Field Effect security intelligence analysts were recently alerted to an incident in which IcedID malware was detected in telemetry collected via Covalence.
Our investigation revealed that the origins of the malware stem from a sponsored Google ad for Webex’s popular virtual meeting software and leads to a trojanized Webex installation file.
At the time of discovery, the malicious ad was the first of its kind returned for searches for the term “Webex.” Although it displays the official domain for Webex, the ad actually takes the unsuspecting user to the threat actor-controlled URL https://webbex.online/id[.]php.
Image 1: Google search showing the sponsored ad
The ad was posted by a Google-verified advertiser, meaning that the advertiser must have completed Google’s identity verification process. The image below shows what is publicly visible via the advertiser’s profile.
Image 2: Advertiser profile associated with sponsored Webex ad
Field Effect reported the malicious ad to Google for review. Within 24 hours, the target URL for the malicious ad was changed to point to Webex’s actual website. Field Effect could not determine if this action was taken by Google as it does not share the results of its investigations.
Another possibility is that the ad itself is a legitimate Webex sponsored ad but was hacked and modified to lead users to the malicious download site. Once aware, Webex could have reverted the URL back to the safe download site.
The https://webbex.online/id[.]php website uses the same branding as Webex and is clearly designed to appear as if it is a legitimate site to download Webex software.
Image 3: Screenshot of malicious download site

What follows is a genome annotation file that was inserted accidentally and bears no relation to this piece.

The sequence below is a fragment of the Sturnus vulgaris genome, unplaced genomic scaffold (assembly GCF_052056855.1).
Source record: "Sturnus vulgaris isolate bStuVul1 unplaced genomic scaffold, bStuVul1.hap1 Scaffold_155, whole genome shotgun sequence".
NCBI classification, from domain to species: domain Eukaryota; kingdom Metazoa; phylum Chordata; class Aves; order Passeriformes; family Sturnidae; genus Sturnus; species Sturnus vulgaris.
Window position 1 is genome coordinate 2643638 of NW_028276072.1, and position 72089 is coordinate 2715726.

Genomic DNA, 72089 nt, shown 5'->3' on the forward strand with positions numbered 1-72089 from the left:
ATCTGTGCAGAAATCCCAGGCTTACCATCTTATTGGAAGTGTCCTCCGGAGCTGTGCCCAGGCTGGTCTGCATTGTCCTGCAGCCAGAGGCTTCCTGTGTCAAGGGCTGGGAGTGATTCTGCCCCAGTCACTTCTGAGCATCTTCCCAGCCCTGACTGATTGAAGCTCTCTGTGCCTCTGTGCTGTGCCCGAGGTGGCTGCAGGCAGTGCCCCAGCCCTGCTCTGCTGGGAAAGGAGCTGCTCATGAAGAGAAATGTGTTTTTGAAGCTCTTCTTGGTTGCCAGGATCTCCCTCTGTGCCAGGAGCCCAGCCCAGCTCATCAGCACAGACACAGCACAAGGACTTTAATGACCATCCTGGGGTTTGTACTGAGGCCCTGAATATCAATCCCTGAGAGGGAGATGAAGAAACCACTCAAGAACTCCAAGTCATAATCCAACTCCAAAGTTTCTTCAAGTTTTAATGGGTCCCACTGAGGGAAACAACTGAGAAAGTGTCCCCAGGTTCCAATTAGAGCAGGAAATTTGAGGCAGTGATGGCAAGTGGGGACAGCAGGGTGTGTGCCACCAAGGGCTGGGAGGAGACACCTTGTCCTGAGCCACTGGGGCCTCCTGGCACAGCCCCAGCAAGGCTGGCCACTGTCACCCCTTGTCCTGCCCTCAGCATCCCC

The downloaded file, called Webex-x64.msix, contains a legitimate Webex installer and a PowerShell script called NEW_User0_v2.ps1, the contents of which are shown below.
After compiling a list of anti-virus programs running on the machine and passing it to http://fresh-prok[.]site/?status=start&av=$displayNamesString, the script downloads the IcedID installer from https://meteomassalio[.]com/visorcarto/vidi.dll (SHA 256: 6e5e252d28b5729c72809163bad4a187d82718b448d1749e23b98f2d287d9105).
It then adds a random number of bytes to the file’s size, likely to randomize the file size and change its hash to avoid being detected by anti-virus software. A random name is supposed to be appended to the DLL file, but it appears the actors forgot to initialize the “randomname” variable, so the file is ultimately saved to the AppData folder as “z.dll”.
Finally, z.dll is executed via rundll32.exe with “scab,” “/k,” and “arbus653” as arguments.
Image 4: Contents of NEW_User0_v2.ps1 file
This incident serves as a reminder of how effective threat actors are at using malicious sponsored ads and search engine optimization techniques to infect unsuspecting users looking to download software from the internet. It also highlights that, despite major search engines using verification processes to vet those posting ads, these mitigations can still be bypassed by threat actors.
Field Effect recommends that users remain aware of this particular attack vector and scrutinize the results of searches for software they intend to download and install. Check for things like spelling mistakes, poor grammar, typo-squatted domains, and inconsistent branding.